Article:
Conservationists team up with Toyota to save Philippine rain forestsTags: philippines restoration funding companies
Manila, Philippines - Efforts to protect Philippine rain forests from illegal logging received a boost from a US$1.5 million (1 million) corporate donation for a reforestation project, an environmental group said Thursday.
Conservation International said its partnership with Japan's Toyota Motor Corp., which will provide the funds over the next three years, will help restore northeastern forests in an area larger than Switzerland. Plans also include offering jobs to indigenous people to prevent illegal logging.
The initiative between the corporate and environmental communities "will demonstrate how forest protection efforts benefit both biodiversity and community development," the group said in a statement.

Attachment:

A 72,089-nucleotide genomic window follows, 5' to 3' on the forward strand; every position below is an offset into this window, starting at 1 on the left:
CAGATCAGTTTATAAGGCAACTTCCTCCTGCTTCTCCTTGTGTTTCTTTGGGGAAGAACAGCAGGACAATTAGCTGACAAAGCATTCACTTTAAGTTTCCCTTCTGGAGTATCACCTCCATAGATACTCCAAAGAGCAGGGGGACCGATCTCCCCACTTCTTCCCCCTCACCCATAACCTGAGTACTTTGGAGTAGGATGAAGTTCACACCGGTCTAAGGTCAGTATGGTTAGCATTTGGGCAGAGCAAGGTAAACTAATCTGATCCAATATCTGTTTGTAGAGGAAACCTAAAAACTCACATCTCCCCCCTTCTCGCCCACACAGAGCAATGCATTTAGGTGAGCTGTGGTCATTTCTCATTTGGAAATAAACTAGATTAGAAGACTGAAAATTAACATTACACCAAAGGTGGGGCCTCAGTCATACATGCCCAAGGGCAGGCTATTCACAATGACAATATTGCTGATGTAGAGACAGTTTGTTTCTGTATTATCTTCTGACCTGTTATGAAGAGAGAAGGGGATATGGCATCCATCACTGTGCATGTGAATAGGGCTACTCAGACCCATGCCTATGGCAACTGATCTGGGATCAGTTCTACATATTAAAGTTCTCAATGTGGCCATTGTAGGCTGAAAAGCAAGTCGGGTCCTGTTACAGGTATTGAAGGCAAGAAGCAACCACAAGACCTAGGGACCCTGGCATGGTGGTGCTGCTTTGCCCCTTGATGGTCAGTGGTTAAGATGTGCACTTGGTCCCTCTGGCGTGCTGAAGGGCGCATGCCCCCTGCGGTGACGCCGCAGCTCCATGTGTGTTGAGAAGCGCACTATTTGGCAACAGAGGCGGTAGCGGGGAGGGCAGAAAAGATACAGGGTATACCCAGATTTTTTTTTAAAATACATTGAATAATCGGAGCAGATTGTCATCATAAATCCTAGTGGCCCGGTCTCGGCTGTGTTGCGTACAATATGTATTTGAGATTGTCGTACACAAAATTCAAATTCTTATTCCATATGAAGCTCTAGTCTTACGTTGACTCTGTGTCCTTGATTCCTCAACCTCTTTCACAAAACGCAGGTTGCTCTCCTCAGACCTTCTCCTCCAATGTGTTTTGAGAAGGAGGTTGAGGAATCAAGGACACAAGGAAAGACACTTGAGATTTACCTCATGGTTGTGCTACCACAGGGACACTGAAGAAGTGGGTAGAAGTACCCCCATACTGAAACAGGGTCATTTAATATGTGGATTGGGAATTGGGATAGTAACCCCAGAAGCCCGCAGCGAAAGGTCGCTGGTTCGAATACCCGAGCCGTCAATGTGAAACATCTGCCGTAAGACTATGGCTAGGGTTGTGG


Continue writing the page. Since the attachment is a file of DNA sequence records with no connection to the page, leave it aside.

Conservation International said deforestation is responsible for almost a quarter of all greenhouse gas emissions more than double the amount from the world's cars and trucks.
It said the Philippines is one of the most threatened of the world's 34 biodiversity hotspots regions where 75 percent of the planet's most-threatened mammals, birds and amphibians live within just 2.3 percent of the earth's surface.
Those locations have already lost at least 70 percent of their vegetation, it said.
The Penablanca Protected Landscape and Seascape, which is linked with the Northern Sierra Madre Natural Park on the main northern island of Luzon, includes several threatened vertebrate species, such as the Philippine crocodile, the northern Luzon shrew rat and the country's national bird, the Philippine eagle.
President Gloria Macapagal Arroyo and environmental officials were scheduled to attend the launch of the initiative Thursday.
© International Herald Tribune (France)
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